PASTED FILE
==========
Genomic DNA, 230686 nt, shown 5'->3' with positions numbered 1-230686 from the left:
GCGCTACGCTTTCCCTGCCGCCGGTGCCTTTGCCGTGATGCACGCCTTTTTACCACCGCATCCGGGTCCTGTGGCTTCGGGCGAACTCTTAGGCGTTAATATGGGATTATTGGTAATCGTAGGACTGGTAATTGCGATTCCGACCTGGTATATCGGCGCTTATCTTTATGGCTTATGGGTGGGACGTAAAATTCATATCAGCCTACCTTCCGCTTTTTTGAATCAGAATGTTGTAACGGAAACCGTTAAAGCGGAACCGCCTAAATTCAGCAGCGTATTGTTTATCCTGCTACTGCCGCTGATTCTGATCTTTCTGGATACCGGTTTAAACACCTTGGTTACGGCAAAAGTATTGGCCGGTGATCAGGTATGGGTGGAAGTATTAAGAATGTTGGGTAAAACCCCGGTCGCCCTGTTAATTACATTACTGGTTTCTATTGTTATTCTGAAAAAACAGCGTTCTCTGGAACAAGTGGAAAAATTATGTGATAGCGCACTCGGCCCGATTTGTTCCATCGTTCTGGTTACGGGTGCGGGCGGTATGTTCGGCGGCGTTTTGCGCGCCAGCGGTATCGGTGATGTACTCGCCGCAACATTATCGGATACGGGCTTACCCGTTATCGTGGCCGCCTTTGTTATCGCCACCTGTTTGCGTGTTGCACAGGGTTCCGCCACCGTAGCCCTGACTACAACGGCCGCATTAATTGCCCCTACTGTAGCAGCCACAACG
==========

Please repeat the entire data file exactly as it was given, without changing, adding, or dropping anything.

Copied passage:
Genomic DNA, 230686 nt, shown 5'->3' with positions numbered 1-230686 from the left:
GCGCTACGCTTTCCCTGCCGCCGGTGCCTTTGCCGTGATGCACGCCTTTTTACCACCGCATCCGGGTCCTGTGGCTTCGGGCGAACTCTTAGGCGTTAATATGGGATTATTGGTAATCGTAGGACTGGTAATTGCGATTCCGACCTGGTATATCGGCGCTTATCTTTATGGCTTATGGGTGGGACGTAAAATTCATATCAGCCTACCTTCCGCTTTTTTGAATCAGAATGTTGTAACGGAAACCGTTAAAGCGGAACCGCCTAAATTCAGCAGCGTATTGTTTATCCTGCTACTGCCGCTGATTCTGATCTTTCTGGATACCGGTTTAAACACCTTGGTTACGGCAAAAGTATTGGCCGGTGATCAGGTATGGGTGGAAGTATTAAGAATGTTGGGTAAAACCCCGGTCGCCCTGTTAATTACATTACTGGTTTCTATTGTTATTCTGAAAAAACAGCGTTCTCTGGAACAAGTGGAAAAATTATGTGATAGCGCACTCGGCCCGATTTGTTCCATCGTTCTGGTTACGGGTGCGGGCGGTATGTTCGGCGGCGTTTTGCGCGCCAGCGGTATCGGTGATGTACTCGCCGCAACATTATCGGATACGGGCTTACCCGTTATCGTGGCCGCCTTTGTTATCGCCACCTGTTTGCGTGTTGCACAGGGTTCCGCCACCGTAGCCCTGACTACAACGGCCGCATTAATTGCCCCTACTGTAGCAGCCACAACG